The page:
The Internet and e-mail, not to mention what today we call 'the social media', were unheard of in 1989 except by so-called 'geeks' - and I was one. I gathered together the huge backlog of mail I found in the Team's admin office and took it to my office. The most frequent of all the questions asked in letters from members of the public was, "What do the Red Arrows do in the winter months?" So, I wrote two articles: one called "What do the Red Arrows do in the winter?" and the other called "20 things you never knew about the Red Arrows." I ran off copies as required, using my own printer and inks but on RAF paper. My technology had not reached the point where I could include images in my documents but I made a point of always putting "Red Arrows" in a bold, red typeface. Word quickly got around the national media and the Red Arrows' fan base and within just a few weeks those two documents, so easy to write and, more importantly update, proved to be by far the most popular items requested in letters and telephone calls to the Team. (Red ink cartridges for my printer became one of my regular monthly outgoings - something else the RAF would not pay me for.)
The RAF element of the MoD PR organisation seemed not to bother about the Red Arrows: as far as the RAF was concerned, no news was good news. In spite of what we had been told on the MoD-sponsored PR course at Sunningdale, the RAF did not 'do' PR at all as we know it today: they reacted to events when they had to, but did not advertise, rarely publicised anything in advance, and rarely told success stories afterwards. One DPR(RAF), a serving air commodore, told me when we met for the first time in his ground floor office in MoD Main Building, "No-one tells me anything about anything. I have no power. I simply wait here for the summons to the 6th Floor when something goes wrong and then I hope the lift is working; it usually isn't. At least this job keeps me quite fit!" I added that statement, surreptitiously, to the notes I was making during the meeting. The 6th floor was where the Defence Minister and the top military commanders had their offices.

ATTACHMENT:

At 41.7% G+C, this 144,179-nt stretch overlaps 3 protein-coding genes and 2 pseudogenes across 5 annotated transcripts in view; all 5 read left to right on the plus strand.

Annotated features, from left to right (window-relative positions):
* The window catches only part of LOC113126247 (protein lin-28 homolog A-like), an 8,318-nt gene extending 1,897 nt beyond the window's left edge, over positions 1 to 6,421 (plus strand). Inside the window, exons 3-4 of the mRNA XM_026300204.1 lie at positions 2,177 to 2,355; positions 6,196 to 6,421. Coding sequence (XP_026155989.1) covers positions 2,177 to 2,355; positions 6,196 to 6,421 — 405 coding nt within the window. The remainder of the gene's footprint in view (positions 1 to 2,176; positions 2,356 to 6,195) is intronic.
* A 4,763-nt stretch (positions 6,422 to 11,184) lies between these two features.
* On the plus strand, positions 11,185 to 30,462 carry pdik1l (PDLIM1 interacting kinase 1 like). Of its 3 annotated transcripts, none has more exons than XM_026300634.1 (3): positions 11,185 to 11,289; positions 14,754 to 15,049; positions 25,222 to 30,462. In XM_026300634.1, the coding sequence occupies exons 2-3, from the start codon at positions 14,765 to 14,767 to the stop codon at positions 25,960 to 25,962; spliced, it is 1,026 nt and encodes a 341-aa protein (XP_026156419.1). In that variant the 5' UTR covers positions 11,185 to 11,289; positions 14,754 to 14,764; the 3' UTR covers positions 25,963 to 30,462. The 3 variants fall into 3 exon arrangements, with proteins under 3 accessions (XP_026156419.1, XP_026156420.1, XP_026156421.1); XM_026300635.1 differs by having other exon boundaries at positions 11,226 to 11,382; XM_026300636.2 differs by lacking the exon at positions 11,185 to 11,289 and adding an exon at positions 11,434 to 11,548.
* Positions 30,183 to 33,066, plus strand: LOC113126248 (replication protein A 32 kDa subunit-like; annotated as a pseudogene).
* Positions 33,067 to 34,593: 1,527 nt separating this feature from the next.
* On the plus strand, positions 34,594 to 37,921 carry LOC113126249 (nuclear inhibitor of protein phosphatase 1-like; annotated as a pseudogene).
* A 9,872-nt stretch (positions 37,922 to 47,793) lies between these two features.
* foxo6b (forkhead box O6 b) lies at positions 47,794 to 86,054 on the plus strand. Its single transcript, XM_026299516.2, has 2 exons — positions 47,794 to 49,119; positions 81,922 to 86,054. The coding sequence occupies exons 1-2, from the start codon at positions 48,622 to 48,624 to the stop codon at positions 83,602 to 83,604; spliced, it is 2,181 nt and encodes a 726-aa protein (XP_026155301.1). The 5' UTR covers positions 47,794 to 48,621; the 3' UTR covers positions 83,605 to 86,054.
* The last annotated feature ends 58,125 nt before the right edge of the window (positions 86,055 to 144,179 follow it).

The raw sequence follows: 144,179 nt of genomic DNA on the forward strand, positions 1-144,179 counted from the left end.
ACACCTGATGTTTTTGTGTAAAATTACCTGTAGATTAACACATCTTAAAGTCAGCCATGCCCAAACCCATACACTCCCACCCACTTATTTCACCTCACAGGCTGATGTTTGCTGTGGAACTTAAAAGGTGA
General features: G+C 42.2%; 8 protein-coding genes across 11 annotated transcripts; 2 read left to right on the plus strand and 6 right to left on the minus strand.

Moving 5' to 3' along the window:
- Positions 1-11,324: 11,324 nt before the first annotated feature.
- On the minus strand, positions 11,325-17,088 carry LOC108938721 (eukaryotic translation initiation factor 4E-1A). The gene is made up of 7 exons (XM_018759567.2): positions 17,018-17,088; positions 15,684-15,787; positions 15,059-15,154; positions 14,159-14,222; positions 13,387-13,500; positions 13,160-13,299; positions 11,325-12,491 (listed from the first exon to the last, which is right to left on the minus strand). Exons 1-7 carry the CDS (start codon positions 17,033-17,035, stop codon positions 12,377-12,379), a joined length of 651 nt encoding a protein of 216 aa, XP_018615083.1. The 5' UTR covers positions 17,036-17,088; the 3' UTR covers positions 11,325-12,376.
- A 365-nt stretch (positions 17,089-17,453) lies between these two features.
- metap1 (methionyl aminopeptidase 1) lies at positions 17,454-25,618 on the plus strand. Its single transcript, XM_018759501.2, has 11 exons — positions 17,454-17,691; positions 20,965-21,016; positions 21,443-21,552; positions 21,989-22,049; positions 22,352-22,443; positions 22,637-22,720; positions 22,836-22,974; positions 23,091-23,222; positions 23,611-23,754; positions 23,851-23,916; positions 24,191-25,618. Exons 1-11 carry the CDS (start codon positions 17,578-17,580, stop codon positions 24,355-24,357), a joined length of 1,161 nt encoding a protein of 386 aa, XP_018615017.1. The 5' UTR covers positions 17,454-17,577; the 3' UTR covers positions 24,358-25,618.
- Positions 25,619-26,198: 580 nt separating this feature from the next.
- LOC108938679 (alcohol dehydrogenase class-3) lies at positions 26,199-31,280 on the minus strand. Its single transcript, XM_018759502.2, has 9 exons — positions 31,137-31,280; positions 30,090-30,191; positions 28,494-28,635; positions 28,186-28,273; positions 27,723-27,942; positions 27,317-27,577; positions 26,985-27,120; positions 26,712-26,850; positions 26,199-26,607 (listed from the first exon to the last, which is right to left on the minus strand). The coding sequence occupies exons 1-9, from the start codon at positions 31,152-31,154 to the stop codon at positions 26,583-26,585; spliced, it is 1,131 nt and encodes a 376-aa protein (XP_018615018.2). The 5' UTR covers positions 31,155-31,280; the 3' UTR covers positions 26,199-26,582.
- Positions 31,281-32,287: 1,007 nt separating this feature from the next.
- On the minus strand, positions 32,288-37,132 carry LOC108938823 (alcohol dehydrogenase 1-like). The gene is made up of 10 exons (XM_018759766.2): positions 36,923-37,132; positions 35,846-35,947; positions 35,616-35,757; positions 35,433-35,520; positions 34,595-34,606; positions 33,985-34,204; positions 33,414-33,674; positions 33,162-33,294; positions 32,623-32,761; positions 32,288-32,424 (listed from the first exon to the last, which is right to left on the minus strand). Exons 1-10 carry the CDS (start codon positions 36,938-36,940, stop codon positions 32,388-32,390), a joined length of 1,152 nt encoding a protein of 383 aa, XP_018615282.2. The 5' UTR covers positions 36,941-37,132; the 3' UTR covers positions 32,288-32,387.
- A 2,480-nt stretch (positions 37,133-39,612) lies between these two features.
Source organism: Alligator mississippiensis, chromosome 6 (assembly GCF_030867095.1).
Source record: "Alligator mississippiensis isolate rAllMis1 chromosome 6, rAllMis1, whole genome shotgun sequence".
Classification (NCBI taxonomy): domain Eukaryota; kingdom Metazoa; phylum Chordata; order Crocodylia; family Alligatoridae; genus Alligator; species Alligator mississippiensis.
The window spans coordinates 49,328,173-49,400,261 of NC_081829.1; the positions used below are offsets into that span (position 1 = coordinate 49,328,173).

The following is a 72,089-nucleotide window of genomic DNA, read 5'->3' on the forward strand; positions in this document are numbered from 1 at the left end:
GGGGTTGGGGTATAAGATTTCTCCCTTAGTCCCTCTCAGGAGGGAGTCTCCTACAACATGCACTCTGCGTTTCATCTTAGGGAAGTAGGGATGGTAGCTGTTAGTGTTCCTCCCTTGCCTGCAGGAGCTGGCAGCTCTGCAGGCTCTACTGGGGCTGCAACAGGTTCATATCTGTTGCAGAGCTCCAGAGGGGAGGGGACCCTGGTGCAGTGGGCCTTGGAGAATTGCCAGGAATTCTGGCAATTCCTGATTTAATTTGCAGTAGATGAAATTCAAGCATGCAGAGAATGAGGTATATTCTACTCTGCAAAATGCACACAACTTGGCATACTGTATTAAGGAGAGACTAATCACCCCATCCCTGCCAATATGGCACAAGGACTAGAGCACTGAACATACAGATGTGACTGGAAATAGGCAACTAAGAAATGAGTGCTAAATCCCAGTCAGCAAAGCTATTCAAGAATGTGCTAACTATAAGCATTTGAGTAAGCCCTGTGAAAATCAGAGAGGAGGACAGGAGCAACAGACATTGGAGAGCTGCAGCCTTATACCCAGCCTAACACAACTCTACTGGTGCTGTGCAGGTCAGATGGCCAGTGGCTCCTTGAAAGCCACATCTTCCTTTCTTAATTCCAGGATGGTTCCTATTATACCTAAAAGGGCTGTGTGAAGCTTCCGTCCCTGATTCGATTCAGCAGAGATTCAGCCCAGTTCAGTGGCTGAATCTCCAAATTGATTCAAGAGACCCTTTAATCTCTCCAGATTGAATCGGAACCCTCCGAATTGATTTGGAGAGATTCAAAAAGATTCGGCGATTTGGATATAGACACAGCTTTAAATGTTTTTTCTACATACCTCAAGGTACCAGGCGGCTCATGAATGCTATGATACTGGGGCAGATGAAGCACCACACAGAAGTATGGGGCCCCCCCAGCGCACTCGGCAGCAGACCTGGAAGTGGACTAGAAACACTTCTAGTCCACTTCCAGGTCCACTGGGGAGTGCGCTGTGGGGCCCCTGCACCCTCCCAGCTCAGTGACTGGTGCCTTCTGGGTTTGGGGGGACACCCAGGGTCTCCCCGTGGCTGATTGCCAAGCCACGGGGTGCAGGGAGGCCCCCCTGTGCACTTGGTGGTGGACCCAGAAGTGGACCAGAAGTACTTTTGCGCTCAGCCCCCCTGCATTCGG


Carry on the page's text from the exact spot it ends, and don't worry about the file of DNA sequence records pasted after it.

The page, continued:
So, after a frustrating first month, I made my own rules without consulting or informing anyone! I visited all my local newspapers and regional radio and TV stations as far afield as Nottingham, Sheffield, Leeds and Hull to introduce myself in person. I was welcomed and given tours of newsrooms and studios wherever I went. It was patently obvious from many comments I received that there had never been any PR contact between the media and any part of RAF Scampton - except when, in the months before my arrival, there had been two serious flying accidents involving the Red Arrows and even then reporters had to prise information out of anyone they found willing to talk. I had to use my own car for all my visits because, I was told, "There's no budget for that sort of thing". However, I started submitting my monthly mileage claims direct to the appropriate Civil Service department at Command HQ in Gloucester - and they were always paid promptly and without question. What a good job I am honest!
Next I went to find the Information Technology Manager. IT was a new term to me at that time; it turned out that the incumbent Manager was a friendly flying instructor working in the CFS Ground School and he looked after IT as a secondary duty. He was in great demand because he held the budget for new equipment and software. He told me that he had a free hand to spend his small budget on whatever equipment he fancied but, as the new boy on the block, I could get nothing from him because no-one had made financial provision in his budget for any equipment for me. I never met him again. I had little choice but to use all my own equipment, as I had done for the very same reason throughout my three years working for the Air Training Corps.
I took one of my two home computers, together with associated bits and pieces, and installed them in my office at Scampton. The PC was state of the art in 1989 but primitive by today's standards: it had a 486 processor with 1MB of RAM and it could run only one programme at a time - this was long before Windows came on the scene. If I wanted to incorporate some data into a document or access my list of contacts, I had to shut down the computer in order to open the database (dBase III) - and then re-boot again to get back to the document.
I continued to buy and use my own IT equipment until the day I retired in 2001- but at least that meant that I always had the most up to date 'stuff'!